Foodopoly 2013 accelerated with the second grocery chain merger in under two weeks. Last week, we reported on the Kroger-Harris Teeter merger, and on Monday, Midwestern food retailers and distributors Spartan Stores and Nash Finch announced their proposed $1.3 billion merger. The Michigan-based Spartan and Minnesota-based Nash Finch sell $7.4 billion in groceries from 177 stores and distribution hubs covering 37 states. The new combination would also become the largest food distributer to U.S. military commissaries. Executives of the two companies say that this is just the beginning of an acquisition strategy designed to create the largest food distributor in the U.S.
Grocery stores claim these mergers lower costs and make the chains more efficient. Unfortunately, little of the purported savings are passed onto consumers through lower prices. Instead, consumers have fewer choices: the big chains push out smaller, regional favorites; consumers often have to travel further to reach the grocery store they prefer; and even the selection of foods in the supermarkets are all choices that are made by the grocery behemoths.
A mountain of academic research has shown that more consolidation increases prices that consumers pay at the checkout aisle. But consumers don’t need ivory towered academics to tell them groceries are pricier under the Foodopoly – they see it every time they go to the grocery store. Read the full article…
July 16th, 2013
By Stephanie Tate
On May 18th, Food Standards Australia New Zealand, better known as FSANZ, approved the use of irradiation on Australian tomatoes and bell peppers to deal with fruit flies. The agency said irradiation is an acceptable way to replace the method of fumigating produce with ozone-depleting chemicals. While that is a worthwhile goal, portraying this as a choice between irradiation and toxic fumigants is too simplistic – neither is acceptable. The effects of irradiated food consumption, especially over the long-term, have not been sufficiently researched, and the continued approval of irradiation for various food items, including meat and shellfish, in both the U.S. and other countries is a worrisome trend. Read the full article…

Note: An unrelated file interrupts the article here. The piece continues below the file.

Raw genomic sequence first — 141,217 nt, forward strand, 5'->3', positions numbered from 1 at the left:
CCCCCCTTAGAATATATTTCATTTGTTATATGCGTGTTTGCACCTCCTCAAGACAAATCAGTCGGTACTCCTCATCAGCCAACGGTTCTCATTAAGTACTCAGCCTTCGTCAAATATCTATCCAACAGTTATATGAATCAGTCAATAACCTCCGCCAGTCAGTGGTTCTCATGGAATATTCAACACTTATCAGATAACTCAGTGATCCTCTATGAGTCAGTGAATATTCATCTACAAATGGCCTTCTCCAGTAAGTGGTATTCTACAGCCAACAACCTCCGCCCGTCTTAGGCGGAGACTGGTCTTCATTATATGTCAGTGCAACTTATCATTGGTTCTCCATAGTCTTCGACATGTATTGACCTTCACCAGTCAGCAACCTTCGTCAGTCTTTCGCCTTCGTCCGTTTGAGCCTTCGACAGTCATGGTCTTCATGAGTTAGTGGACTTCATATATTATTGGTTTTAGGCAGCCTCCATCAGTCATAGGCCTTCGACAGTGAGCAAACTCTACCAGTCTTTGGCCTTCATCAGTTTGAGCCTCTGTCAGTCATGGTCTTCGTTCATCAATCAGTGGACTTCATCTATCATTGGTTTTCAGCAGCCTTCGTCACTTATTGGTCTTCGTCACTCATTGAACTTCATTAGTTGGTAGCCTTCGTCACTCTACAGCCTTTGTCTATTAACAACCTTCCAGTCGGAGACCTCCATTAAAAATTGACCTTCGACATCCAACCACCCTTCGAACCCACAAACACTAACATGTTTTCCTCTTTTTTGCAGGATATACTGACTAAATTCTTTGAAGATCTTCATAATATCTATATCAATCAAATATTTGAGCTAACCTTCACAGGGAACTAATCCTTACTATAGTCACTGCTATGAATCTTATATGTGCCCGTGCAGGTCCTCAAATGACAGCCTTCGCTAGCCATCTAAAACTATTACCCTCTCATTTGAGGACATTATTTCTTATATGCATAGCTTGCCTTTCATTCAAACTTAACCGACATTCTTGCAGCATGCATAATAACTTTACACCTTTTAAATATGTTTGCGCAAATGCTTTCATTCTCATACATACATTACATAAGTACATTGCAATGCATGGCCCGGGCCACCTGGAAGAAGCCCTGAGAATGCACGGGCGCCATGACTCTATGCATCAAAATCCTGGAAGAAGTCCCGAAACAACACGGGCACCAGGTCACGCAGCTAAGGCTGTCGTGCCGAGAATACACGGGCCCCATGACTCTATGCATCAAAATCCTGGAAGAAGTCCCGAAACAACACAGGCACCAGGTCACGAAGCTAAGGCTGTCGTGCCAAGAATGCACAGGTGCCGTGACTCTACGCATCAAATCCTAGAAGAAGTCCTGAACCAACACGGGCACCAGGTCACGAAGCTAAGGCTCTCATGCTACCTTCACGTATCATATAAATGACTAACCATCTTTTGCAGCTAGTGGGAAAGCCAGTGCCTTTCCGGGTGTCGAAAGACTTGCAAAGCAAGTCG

July 12th, 2013
By Tyler Shannon
The year of the Foodopoly mega-merger churned forward this week when the second-biggest grocery retailer, Kroger, announced it was buying the Harris-Teeter supermarket chain. The $2.5 billion merger is one of the biggest supermarket super-mergers in ten years and will change the landscape for consumers – and not in a good way. Grocery consolidation limits consumer choices – of stores and of food – and often drives up food prices.
Kroger is already a gigantic grocery retailer, second only to Walmart. Kroger grew during the 1990s by snapping up regional grocery store chains and now it has more than 2,400 stores in 160 metropolitan areas. The chains it bought still fly their old corporate flags, so there are Kroger stores as well as Fred Meyer, Ralphs, Food 4 Less, Smith’s, Fry’s, King Soopers and 10 other names.
The purchase of Harris-Teeter would grab an established upscale grocery chain with over 200 stores in the southeastern and Mid-Atlantic region. Loyal shoppers might not notice, because Kroger will maintain the Harris-Teeter name, but some hometown Harris-Teeter consumers are worried that the store quality will deteriorate.
Consolidation in the grocery industry has rapidly accelerated in the past few decades driven by mergers and the growth of Walmart. In the 1990s, the top four chains sold about one out of every five bags of groceries, but today the big four retailers control half the market selling every other bag of groceries. Kroger is the biggest supermarket retailer in 27 cities and ranks second in another 56 cities.
Read the full article…
By Darcey Rakestraw and Anna Ghosh
Image provided by Patrick Geltinger.
Some of the problems with our food system might seem intractable, but today’s news shows that when we put pressure on decision makers, we get results.
According to media reports, the FDA is proposing stricter standards for allowable arsenic levels in our apple juice. Tests commissioned by the Empire State Consumer Project in 2011 showed one juice sample had arsenic levels more than five times higher than what the Environmental Protection Agency would allow in drinking water. We publicized these results to the media and the issue resonated with consumers and health professionals—Dr. Oz even tackled the issue on his show, bringing even more pressure onto the FDA to do something to protect our littlest consumers (since apple juice is a favorite of kids).
We’ve been lobbying for two years for these stricter standards for arsenic levels in apple juice. Now, we need to make sure they are finalized and enforced.